Microwave Drilling Sounds Like Science Fiction but So Does Drilling Down to the Hottest Rock
When asked to describe Quaise Energy, Chief Financial Officer Kevin Bonebrake said, “At its simplest, we will manufacture steam.”
Their goal is to produce steam that is hot enough to power an electric generator built to run on fossil fuel. They plan to do that by injecting water down 10–20 km to where the rock temperature is 400 to 500°C.
The motivation for drilling wells into extremely hard basement rock is to make geothermal electric power affordable by producing steam that could be used to repower older plants connected to power grids serving major markets.
In the past, geothermal power has been little used because there are few places in the world with the right combination of the hot rock, water, and permeability required to deliver high‑quality steam.
Hot, dry rock is commonly available, but producing the supercritical steam needed requires drilling to depths of 10 to 20 km, depending on the temperature gradient in that part of the US. At that depth, the driller will be faced with rocks such as granite and basalt. The rock is capable of both producing superheated steam and destroying the microchips and seals required for directional drilling.
Quaise plans to drill ultradeep holes by generating high-powered microwaves at the drilling site. The microwaves will be transmitted downhole to make hole by melting and vaporizing the basement rock. The only downhole equipment is a long tube to guide the waves to their target.
It is one of those ideas where the first reaction most people have is “that sounds like science fiction,” which speaks to both the problem and the proposed solution.
“You have to think differently to deal with that type of temperature,” said Henry Phan, vice president of engineering at Quaise, whose job is to turn this invention into engineering reality.
The high barriers to drilling wells 10 to 20 km deep (33,000 to 66,000 ft) beg the question, isn’t there an alternative?
A simpler, faster, and cheaper option would be to use proven drilling methods to reach not‑so‑deep levels where the steam produced is not as hot. Phan described it as “colder, lower‑pressure, wetter steam.”
That sort of geothermal energy can be useful for purposes such as providing heat for desalination or energy for central cooling systems, according to an analysis of Oman’s efforts to tap the energy of hot-water zones beneath oil fields. These zones were not hot enough to generate electric power.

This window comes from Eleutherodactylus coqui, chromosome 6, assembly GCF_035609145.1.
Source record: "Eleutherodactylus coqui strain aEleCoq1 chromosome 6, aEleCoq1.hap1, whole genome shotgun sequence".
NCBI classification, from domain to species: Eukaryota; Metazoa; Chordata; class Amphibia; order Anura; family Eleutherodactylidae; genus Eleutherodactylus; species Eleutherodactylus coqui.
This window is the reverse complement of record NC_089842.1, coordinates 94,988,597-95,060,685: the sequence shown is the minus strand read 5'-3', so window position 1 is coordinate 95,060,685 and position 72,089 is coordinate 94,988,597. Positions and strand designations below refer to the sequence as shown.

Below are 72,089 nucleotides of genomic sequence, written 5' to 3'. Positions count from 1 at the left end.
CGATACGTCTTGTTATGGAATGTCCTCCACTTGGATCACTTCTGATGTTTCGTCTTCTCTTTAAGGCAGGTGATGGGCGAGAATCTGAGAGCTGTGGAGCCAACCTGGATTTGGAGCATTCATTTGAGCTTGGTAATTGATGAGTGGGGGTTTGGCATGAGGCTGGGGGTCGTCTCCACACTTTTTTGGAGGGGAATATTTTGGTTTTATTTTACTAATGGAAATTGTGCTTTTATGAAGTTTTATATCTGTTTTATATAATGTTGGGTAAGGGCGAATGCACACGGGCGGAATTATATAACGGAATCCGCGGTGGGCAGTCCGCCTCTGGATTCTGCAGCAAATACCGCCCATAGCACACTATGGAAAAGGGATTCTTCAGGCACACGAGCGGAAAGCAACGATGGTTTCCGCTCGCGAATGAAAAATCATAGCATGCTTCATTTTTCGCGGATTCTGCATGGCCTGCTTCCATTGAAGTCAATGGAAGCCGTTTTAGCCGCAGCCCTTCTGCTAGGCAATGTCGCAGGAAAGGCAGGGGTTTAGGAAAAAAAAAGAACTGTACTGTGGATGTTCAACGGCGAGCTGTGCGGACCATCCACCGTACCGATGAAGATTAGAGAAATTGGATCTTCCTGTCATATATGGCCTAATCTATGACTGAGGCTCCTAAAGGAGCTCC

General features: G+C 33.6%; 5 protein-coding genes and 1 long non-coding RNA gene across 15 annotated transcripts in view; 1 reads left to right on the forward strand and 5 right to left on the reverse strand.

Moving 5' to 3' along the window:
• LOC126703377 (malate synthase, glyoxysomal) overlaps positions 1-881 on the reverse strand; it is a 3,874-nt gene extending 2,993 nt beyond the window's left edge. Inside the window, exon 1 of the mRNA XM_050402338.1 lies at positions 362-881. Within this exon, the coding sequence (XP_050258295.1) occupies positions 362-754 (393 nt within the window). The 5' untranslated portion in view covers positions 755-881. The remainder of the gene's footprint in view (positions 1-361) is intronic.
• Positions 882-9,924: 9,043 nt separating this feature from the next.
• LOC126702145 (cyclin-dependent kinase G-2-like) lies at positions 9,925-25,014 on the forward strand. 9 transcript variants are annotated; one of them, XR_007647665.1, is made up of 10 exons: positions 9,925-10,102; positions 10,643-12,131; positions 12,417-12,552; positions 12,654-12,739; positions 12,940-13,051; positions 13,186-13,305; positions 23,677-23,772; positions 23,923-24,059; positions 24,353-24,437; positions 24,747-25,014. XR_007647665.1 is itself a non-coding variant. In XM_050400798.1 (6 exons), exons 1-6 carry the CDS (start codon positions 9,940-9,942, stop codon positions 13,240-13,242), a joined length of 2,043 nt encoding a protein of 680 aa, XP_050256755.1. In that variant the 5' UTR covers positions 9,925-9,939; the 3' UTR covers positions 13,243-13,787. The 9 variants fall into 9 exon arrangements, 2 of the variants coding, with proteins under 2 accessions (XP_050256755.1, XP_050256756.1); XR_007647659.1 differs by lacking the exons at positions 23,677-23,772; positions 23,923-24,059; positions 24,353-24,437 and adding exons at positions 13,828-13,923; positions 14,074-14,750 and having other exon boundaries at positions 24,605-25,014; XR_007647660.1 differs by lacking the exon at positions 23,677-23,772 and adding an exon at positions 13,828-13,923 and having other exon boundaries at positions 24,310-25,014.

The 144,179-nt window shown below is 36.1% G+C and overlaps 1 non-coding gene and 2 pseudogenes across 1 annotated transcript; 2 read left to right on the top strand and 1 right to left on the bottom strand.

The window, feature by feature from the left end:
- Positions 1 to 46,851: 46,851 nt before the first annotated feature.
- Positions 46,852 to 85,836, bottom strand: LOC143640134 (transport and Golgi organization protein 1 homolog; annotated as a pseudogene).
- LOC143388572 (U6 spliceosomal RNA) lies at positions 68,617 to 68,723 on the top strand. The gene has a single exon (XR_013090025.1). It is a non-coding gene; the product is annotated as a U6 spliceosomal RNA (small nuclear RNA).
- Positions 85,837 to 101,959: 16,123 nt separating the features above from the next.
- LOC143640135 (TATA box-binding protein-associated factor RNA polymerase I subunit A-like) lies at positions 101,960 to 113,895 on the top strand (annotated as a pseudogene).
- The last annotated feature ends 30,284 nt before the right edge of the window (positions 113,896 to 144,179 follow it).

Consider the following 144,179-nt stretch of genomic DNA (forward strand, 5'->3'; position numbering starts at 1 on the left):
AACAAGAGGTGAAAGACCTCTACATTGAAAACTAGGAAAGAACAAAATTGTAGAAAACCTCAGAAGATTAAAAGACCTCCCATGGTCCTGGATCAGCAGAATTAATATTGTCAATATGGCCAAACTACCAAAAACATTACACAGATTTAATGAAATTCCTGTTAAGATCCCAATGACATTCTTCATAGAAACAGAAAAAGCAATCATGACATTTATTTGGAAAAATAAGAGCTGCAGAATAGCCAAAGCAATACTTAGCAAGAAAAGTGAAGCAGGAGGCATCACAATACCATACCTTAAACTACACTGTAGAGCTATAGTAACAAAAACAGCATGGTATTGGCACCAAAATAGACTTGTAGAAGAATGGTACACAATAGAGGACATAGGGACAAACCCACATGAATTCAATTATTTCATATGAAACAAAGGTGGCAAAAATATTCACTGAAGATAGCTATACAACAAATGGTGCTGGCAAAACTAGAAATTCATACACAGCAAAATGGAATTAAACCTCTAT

There is talk of using steam from zones that are not as deep, but Quaise’s analysis concluded that the large investment required to build power plants capable of using that steam for electric generation would make the output uneconomically costly.
Quaise argues that finding a way to drill extreme wells is worth the cost and technical risks that come with new technology and drilling into little-known formations because it would save the cost of building a power plant. Its goal is to supply older fossil-fueled plants whose owners would be eager to convert to geothermal steam because of the staggering cost of complying with environmental regulations.
Based on Quaise’s cost analysis, the lifetime cost per kWh of converted power plants running on its geothermal steam would be competitive with the cost of coal and gas and a fraction of the cost of lower-temperature geothermal steam.
That assumes they can develop a method to dependably drill a large-diameter wellbore (around 8.5 in.) down that far for a price that is not a deal killer.
To make this a reality, they plan to use a mix of conventional and microwave drilling methods. They would use rotary drilling, which is faster and cheaper, until the combination of extreme heat, hard rock, and long tripping times make it the costly option.
“We will drill as deep as you can using the cheapest, most economical way to go,” Phan said. While recent testing has shown it is possible to drill faster and longer using a PDC bit in granite, “at some point the economics (of rotary drilling) do not work and we will then swap out,” he said.